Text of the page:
Ever wondered How Women are able to read Thoughts just by looking at your Eyes?

For the new study, published in the journal Molecular Psychiatry, the team analysed cognitive empathy in 89,000 people on the "Reading the Mind in the Eyes" test

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a group of women
Women are better at reading mind. Wikimedia
  • The researchers show that the genetic variants on chromosome 3 in women are associated with their ability to read the mind in the eyes
  • Scientists have built upon a study first performed 20 years ago, called the “Reading the Mind in the Eyes” test
  • The results confirmed that women on average do score better on this test because of gene’s influence

London, June 9, 2017: Ever wondered how your wife or partner is able to read your thoughts and emotions just by looking at your eyes? Her ability to interpret may be the result of a gene influence, say researchers, one of Indian-origin.

The findings showed that the genetic variants on chromosome 3 in women are associated with their ability to read the mind in the eyes — known as cognitive empathy.

The closest genes in this tiny stretch of chromosome 3 include LRRN1 (Leucine Rich Neuronal 1) which is highly active in a part of the human brain called the striatum — which has been shown using brain scanning to play a role in cognitive empathy, the researchers said.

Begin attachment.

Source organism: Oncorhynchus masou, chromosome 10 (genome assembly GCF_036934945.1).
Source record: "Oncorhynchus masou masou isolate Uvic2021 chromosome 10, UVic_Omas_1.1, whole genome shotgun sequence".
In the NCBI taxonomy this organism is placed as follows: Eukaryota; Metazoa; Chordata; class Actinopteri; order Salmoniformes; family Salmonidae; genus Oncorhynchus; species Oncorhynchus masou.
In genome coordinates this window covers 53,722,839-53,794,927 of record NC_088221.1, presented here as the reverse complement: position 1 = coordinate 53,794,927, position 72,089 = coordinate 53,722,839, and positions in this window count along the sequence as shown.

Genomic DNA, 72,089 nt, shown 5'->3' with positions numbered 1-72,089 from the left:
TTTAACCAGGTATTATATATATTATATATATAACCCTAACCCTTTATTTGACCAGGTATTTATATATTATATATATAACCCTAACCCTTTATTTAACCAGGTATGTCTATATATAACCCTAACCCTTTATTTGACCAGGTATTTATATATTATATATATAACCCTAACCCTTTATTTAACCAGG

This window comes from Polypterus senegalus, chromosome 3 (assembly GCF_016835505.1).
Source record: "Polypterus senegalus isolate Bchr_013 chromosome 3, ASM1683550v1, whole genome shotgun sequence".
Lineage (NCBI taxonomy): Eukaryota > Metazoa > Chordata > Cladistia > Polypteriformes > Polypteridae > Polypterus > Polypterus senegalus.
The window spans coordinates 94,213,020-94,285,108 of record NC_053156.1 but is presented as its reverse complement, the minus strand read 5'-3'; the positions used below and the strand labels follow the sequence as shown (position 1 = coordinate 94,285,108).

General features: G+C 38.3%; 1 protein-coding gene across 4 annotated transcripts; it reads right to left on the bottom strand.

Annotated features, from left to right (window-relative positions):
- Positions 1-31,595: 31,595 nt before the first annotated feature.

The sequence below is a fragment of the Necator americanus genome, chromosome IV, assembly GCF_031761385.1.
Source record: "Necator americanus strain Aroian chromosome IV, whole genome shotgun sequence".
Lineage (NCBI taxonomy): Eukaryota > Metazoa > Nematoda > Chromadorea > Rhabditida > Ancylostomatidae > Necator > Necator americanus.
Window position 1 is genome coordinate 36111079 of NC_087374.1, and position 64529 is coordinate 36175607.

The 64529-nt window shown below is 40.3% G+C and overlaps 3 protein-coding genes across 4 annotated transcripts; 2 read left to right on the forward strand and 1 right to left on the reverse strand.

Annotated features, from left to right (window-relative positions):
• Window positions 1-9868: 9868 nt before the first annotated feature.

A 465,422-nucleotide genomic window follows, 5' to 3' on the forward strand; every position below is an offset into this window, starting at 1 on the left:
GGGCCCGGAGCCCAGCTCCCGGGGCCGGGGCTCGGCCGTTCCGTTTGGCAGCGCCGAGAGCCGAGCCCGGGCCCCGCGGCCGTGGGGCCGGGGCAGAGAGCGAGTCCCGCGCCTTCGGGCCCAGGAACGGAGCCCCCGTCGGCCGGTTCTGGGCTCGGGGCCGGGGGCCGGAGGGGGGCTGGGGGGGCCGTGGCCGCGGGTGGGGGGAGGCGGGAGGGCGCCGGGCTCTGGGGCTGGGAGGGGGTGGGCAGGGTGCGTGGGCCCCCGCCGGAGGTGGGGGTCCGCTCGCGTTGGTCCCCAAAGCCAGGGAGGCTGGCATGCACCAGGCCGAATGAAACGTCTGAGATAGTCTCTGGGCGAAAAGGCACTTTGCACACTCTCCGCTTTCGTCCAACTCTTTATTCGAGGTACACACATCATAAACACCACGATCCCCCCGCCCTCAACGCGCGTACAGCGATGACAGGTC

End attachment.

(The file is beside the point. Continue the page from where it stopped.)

“This is an important step forward for the field of social neuroscience and adds one more piece to the puzzle of what may cause variation in cognitive empathy,” said Varun Warrier, doctoral student at the University of Cambridge.

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Scientists have built upon a study first performed 20 years ago, called the “Reading the Mind in the Eyes” test.

For the new study, published in the journal Molecular Psychiatry, the team analysed cognitive empathy in 89,000 people on this test.

The results confirmed that women on average do score better on this test because of gene’s influence.

In addition, the researchers found that genetic variants that contribute to higher scores in the test also increase the risk of anorexia, but not autism, the researchers noted.

“We are excited by this new discovery, and are now testing if the results replicate, and exploring precisely what these genetic variants do in the brain, to give rise to individual differences in cognitive empathy,” explained Simon Baron-Cohen, Professor at the University of Cambridge. (IANS)